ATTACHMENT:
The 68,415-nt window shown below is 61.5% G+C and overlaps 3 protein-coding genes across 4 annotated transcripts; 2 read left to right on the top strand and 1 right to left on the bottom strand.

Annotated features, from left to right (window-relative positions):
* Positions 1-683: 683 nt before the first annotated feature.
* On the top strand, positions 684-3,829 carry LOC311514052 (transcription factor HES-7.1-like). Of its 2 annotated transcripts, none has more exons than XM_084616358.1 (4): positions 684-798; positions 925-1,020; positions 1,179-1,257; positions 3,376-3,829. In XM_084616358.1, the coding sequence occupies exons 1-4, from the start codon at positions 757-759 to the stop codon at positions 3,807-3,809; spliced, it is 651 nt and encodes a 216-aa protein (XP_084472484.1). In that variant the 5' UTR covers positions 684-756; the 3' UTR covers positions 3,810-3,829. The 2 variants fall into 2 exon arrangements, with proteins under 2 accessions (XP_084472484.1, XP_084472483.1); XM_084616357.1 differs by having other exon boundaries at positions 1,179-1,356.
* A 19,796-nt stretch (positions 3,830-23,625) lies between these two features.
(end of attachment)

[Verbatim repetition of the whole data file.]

The 68,415-nt window shown below is 61.5% G+C and overlaps 3 protein-coding genes across 4 annotated transcripts; 2 read left to right on the top strand and 1 right to left on the bottom strand.

Annotated features, from left to right (window-relative positions):
* Positions 1-683: 683 nt before the first annotated feature.
* On the top strand, positions 684-3,829 carry LOC311514052 (transcription factor HES-7.1-like). Of its 2 annotated transcripts, none has more exons than XM_084616358.1 (4): positions 684-798; positions 925-1,020; positions 1,179-1,257; positions 3,376-3,829. In XM_084616358.1, the coding sequence occupies exons 1-4, from the start codon at positions 757-759 to the stop codon at positions 3,807-3,809; spliced, it is 651 nt and encodes a 216-aa protein (XP_084472484.1). In that variant the 5' UTR covers positions 684-756; the 3' UTR covers positions 3,810-3,829. The 2 variants fall into 2 exon arrangements, with proteins under 2 accessions (XP_084472484.1, XP_084472483.1); XM_084616357.1 differs by having other exon boundaries at positions 1,179-1,356.
* A 19,796-nt stretch (positions 3,830-23,625) lies between these two features.